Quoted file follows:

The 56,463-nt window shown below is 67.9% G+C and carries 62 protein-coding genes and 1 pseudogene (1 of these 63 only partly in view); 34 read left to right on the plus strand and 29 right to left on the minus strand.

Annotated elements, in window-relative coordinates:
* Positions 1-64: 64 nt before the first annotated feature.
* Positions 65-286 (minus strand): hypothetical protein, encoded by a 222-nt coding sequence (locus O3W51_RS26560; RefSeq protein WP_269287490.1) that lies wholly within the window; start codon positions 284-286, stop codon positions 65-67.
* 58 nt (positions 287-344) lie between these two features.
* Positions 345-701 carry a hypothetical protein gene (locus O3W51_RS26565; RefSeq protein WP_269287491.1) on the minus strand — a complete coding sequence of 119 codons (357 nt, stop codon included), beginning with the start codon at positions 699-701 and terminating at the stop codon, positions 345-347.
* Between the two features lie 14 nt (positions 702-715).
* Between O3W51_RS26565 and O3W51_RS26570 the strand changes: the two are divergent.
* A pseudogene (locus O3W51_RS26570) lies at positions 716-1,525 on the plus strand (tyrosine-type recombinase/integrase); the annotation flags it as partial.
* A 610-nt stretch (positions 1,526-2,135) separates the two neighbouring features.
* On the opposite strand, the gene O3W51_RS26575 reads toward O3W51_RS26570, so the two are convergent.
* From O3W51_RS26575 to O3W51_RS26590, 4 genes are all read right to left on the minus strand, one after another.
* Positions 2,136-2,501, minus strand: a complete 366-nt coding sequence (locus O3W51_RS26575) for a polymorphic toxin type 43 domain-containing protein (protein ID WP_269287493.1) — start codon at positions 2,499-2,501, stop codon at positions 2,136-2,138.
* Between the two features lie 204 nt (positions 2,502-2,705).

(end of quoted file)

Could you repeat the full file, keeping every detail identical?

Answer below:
The 56,463-nt window shown below is 67.9% G+C and carries 62 protein-coding genes and 1 pseudogene (1 of these 63 only partly in view); 34 read left to right on the plus strand and 29 right to left on the minus strand.

Annotated elements, in window-relative coordinates:
* Positions 1-64: 64 nt before the first annotated feature.
* Positions 65-286 (minus strand): hypothetical protein, encoded by a 222-nt coding sequence (locus O3W51_RS26560; RefSeq protein WP_269287490.1) that lies wholly within the window; start codon positions 284-286, stop codon positions 65-67.
* 58 nt (positions 287-344) lie between these two features.
* Positions 345-701 carry a hypothetical protein gene (locus O3W51_RS26565; RefSeq protein WP_269287491.1) on the minus strand — a complete coding sequence of 119 codons (357 nt, stop codon included), beginning with the start codon at positions 699-701 and terminating at the stop codon, positions 345-347.
* Between the two features lie 14 nt (positions 702-715).
* Between O3W51_RS26565 and O3W51_RS26570 the strand changes: the two are divergent.
* A pseudogene (locus O3W51_RS26570) lies at positions 716-1,525 on the plus strand (tyrosine-type recombinase/integrase); the annotation flags it as partial.
* A 610-nt stretch (positions 1,526-2,135) separates the two neighbouring features.
* On the opposite strand, the gene O3W51_RS26575 reads toward O3W51_RS26570, so the two are convergent.
* From O3W51_RS26575 to O3W51_RS26590, 4 genes are all read right to left on the minus strand, one after another.
* Positions 2,136-2,501, minus strand: a complete 366-nt coding sequence (locus O3W51_RS26575) for a polymorphic toxin type 43 domain-containing protein (protein ID WP_269287493.1) — start codon at positions 2,499-2,501, stop codon at positions 2,136-2,138.
* Between the two features lie 204 nt (positions 2,502-2,705).